Takaaki Kato

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Takaaki Kato (1860-1926) was a Japanese businessman and civilian government official; supportive of constitutional rather than military government, who served as Prime Minister between 1924 and 1926.

Graduating first in his class from the Law Department of Tokyo University, he entered Mitsubishi Corporation. In 1886 he married a daughter of Yataro Iwasaki, its Chairman. Later, he entered government service and held the posts of director of the Banking Bureau in the Finance Ministry, minister to Great Britain.

In 1900, he became the foreign minister in the fourth Ito government. After his 1902 election to the lower house of the Diet, he was president of the Tokyo Nichinichi Shinbun newspaper (now part of Mainichi shinbun), foreign minister for the first Saionji government, ambassador to the United Kingdom, and foreign minister of the third Katsura and second Okuma governments. During the Okuma government, he presented the Twenty-One Demands to China.

In 1915, the Emperor named him to the House of Peers in the Diet. "He became president of the Kenseikai (Constitutional Association) in the following year. In 1924 he assumed the office of prime minister for the so-called "Goken Sanpa Naikaku" (Cabinet based on three pro-Constitution factions). In the following year, he had the Universal Manhood Suffrage Law and Peace Preservation Law enacted and concluded the Soviet-Japanese Basic Convention."[1]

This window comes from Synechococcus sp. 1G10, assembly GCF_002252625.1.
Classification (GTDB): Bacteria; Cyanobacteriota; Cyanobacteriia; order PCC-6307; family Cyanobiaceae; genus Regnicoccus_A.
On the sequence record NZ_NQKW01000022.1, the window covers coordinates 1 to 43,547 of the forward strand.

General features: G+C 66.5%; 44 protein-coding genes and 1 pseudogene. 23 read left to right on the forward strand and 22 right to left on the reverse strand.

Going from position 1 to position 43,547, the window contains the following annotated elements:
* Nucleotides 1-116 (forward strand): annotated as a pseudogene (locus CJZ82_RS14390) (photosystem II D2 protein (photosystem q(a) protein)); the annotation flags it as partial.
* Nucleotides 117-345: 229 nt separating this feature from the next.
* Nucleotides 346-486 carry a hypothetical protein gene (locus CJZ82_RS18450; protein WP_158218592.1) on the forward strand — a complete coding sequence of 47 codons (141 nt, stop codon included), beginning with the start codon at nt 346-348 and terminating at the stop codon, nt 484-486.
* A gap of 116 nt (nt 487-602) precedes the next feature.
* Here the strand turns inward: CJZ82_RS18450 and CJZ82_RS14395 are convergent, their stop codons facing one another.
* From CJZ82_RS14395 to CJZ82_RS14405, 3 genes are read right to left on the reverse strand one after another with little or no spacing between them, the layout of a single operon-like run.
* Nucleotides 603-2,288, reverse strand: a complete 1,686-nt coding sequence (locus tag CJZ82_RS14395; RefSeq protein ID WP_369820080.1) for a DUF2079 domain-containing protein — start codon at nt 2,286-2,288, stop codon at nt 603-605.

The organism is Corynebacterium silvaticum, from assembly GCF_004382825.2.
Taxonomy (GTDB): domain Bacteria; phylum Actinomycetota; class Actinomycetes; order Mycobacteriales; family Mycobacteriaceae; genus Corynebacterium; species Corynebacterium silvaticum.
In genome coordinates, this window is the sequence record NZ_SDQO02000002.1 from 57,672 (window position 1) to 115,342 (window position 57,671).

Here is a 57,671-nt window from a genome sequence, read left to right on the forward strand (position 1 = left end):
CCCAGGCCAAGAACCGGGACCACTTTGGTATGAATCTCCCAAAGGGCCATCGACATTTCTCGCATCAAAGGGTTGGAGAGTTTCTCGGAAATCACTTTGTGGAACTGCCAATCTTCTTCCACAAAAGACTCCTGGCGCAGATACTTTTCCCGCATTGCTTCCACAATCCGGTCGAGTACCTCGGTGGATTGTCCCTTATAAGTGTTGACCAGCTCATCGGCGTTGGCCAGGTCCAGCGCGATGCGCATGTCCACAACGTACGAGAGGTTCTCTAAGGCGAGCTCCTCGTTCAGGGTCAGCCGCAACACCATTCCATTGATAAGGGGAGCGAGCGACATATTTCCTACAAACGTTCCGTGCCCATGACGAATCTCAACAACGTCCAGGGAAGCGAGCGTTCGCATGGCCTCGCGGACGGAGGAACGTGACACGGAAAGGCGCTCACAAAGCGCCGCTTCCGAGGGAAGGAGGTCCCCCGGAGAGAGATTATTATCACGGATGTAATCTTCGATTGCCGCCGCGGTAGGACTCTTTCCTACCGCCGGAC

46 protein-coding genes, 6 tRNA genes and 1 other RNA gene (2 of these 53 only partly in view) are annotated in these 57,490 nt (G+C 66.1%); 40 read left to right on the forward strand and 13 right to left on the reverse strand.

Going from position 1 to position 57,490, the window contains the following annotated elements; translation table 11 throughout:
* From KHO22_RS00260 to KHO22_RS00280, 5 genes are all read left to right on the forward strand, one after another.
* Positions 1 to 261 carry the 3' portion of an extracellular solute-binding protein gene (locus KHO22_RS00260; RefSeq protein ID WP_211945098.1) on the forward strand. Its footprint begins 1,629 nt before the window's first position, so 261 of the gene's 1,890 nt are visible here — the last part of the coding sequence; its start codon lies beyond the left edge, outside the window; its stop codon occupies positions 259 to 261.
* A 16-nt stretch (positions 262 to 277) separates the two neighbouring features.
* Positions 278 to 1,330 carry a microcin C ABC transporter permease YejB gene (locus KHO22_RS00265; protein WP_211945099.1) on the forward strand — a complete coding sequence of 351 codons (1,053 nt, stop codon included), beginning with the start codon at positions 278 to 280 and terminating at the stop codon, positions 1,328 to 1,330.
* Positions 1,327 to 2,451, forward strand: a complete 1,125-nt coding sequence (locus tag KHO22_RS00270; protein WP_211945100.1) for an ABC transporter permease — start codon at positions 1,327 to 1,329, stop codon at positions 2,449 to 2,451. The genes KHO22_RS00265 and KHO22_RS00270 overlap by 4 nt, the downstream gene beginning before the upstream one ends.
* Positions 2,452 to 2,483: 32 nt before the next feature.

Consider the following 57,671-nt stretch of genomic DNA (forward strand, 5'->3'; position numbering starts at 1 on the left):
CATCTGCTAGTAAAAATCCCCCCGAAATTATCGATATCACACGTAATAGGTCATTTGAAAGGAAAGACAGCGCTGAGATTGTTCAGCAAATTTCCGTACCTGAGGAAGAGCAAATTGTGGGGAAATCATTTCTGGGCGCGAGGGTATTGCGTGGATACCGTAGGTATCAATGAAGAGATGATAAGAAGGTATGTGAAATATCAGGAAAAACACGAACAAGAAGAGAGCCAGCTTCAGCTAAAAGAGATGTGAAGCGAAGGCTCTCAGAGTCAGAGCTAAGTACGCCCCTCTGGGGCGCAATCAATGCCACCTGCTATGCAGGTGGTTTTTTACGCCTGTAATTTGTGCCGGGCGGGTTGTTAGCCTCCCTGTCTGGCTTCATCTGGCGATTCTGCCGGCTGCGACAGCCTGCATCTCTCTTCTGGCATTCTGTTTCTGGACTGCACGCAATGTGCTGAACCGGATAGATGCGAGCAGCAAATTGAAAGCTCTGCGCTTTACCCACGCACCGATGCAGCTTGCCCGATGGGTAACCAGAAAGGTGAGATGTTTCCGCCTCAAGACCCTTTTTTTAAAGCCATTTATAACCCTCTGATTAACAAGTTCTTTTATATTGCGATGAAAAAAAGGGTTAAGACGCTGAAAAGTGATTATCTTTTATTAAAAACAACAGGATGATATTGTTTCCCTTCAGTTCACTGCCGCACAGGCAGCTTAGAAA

Some called his cabinet the "Mitsubishi government", and, indeed, he signed a treaty with Soviet Union, which obtained oil concessions, in northern Sakhalin, for the zabaitsu.[2]

Chosu leader Giichi Tanaka, in 1924, joined with some Kenseito party civilians to try to purge the growing Satsuma influence in the army. They were able to get an Army reorganization and to oust the Kiyoura Cabinet, replacing it with Kato's.

His government referred to the Army reorganization as a routine economy measure, and focused on other policies. Separately, War Minister Kazushige Ugaki, in an ostensible demilitarization of the Army, managed to retain more Satsuma officers than had been promised.[3]


  1. Kato, Takaaki, National Diet Library
  2. Edwin P. Hoyt (1985), The Militarists: the Rise of Japanese Militarism since WWII, Donald I. Fine, ISBN 0917657179, p. 72
  3. David Bergamini (1971), Japan's Imperial Conspiracy, Morrow, pp. 340-341